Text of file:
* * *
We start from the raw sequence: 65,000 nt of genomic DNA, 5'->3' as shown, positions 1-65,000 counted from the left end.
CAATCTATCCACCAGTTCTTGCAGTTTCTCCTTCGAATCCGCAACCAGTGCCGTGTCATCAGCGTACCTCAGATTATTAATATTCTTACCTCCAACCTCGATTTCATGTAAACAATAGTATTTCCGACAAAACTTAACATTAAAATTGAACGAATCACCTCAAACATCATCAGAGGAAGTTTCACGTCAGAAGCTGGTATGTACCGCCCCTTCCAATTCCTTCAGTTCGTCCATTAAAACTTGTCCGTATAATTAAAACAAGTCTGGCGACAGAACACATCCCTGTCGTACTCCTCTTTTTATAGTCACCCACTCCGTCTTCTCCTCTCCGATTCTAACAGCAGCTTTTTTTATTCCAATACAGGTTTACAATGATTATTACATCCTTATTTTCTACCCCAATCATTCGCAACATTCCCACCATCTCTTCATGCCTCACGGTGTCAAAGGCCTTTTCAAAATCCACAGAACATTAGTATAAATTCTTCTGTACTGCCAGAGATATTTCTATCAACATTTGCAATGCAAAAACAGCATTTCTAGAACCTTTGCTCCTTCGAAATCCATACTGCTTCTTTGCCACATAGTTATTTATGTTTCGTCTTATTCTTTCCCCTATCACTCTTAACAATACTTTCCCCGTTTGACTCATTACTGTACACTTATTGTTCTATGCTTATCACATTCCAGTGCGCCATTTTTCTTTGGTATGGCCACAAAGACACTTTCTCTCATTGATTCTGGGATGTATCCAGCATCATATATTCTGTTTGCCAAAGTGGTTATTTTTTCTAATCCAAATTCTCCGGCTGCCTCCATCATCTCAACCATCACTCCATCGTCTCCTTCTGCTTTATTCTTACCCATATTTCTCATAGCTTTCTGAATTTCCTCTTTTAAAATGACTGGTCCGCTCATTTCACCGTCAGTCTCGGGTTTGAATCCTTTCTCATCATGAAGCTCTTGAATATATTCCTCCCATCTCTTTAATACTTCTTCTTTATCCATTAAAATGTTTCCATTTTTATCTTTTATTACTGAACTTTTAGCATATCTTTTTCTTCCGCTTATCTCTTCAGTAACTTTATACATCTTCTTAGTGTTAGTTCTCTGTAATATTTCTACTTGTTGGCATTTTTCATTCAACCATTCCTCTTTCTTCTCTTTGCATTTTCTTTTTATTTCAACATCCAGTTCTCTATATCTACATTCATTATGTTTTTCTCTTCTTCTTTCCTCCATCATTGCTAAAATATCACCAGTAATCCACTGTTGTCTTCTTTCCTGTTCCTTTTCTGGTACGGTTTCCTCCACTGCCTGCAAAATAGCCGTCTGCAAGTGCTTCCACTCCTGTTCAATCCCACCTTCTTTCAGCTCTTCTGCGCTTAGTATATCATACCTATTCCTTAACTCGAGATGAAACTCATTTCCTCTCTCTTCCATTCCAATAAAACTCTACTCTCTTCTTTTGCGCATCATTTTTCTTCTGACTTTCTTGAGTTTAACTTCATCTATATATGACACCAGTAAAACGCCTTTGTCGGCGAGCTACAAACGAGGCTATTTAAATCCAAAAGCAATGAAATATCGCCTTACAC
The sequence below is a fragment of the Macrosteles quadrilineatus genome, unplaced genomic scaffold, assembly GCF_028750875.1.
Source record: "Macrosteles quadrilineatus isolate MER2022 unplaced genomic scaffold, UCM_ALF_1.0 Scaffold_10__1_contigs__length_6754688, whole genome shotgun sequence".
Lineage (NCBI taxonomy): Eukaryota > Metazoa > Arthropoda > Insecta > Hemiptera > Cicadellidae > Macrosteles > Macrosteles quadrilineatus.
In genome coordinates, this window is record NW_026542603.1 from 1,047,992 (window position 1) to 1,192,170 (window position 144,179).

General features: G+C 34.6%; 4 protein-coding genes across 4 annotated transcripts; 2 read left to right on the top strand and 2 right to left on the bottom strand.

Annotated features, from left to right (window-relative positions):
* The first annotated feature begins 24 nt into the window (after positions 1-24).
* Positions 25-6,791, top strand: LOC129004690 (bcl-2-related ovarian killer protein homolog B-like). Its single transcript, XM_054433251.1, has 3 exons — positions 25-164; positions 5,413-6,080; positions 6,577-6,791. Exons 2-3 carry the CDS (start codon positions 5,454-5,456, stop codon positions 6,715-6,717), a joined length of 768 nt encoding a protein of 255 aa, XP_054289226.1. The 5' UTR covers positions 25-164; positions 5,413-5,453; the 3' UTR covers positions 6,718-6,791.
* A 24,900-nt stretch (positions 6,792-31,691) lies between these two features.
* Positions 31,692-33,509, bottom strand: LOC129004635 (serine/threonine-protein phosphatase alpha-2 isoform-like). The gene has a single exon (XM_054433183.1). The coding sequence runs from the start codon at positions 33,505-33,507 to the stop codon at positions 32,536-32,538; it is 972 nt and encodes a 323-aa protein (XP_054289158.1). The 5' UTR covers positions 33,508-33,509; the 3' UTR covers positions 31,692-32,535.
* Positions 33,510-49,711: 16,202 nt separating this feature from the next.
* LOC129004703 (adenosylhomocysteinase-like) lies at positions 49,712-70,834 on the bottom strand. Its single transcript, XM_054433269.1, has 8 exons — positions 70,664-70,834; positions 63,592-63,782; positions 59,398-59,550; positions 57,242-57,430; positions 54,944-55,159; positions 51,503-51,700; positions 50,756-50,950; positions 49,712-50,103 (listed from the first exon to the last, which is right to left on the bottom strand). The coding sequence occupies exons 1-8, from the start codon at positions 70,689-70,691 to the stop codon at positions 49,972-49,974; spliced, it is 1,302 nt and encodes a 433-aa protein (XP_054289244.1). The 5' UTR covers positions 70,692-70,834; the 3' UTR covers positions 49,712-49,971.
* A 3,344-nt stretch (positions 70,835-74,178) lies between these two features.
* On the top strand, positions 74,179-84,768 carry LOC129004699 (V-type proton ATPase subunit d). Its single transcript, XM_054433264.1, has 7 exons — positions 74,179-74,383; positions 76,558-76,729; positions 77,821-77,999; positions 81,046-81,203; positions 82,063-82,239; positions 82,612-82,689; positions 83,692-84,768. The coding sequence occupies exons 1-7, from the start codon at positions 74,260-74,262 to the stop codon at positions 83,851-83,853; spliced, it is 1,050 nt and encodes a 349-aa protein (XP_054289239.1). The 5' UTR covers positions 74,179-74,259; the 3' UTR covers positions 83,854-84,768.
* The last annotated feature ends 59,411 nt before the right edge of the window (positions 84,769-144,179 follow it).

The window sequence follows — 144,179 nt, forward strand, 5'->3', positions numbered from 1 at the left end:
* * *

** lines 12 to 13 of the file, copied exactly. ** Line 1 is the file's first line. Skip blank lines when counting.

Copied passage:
* Positions 31,692-33,509, bottom strand: LOC129004635 (serine/threonine-protein phosphatase alpha-2 isoform-like). The gene has a single exon (XM_054433183.1). The coding sequence runs from the start codon at positions 33,505-33,507 to the stop codon at positions 32,536-32,538; it is 972 nt and encodes a 323-aa protein (XP_054289158.1). The 5' UTR covers positions 33,508-33,509; the 3' UTR covers positions 31,692-32,535.
* Positions 33,510-49,711: 16,202 nt separating this feature from the next.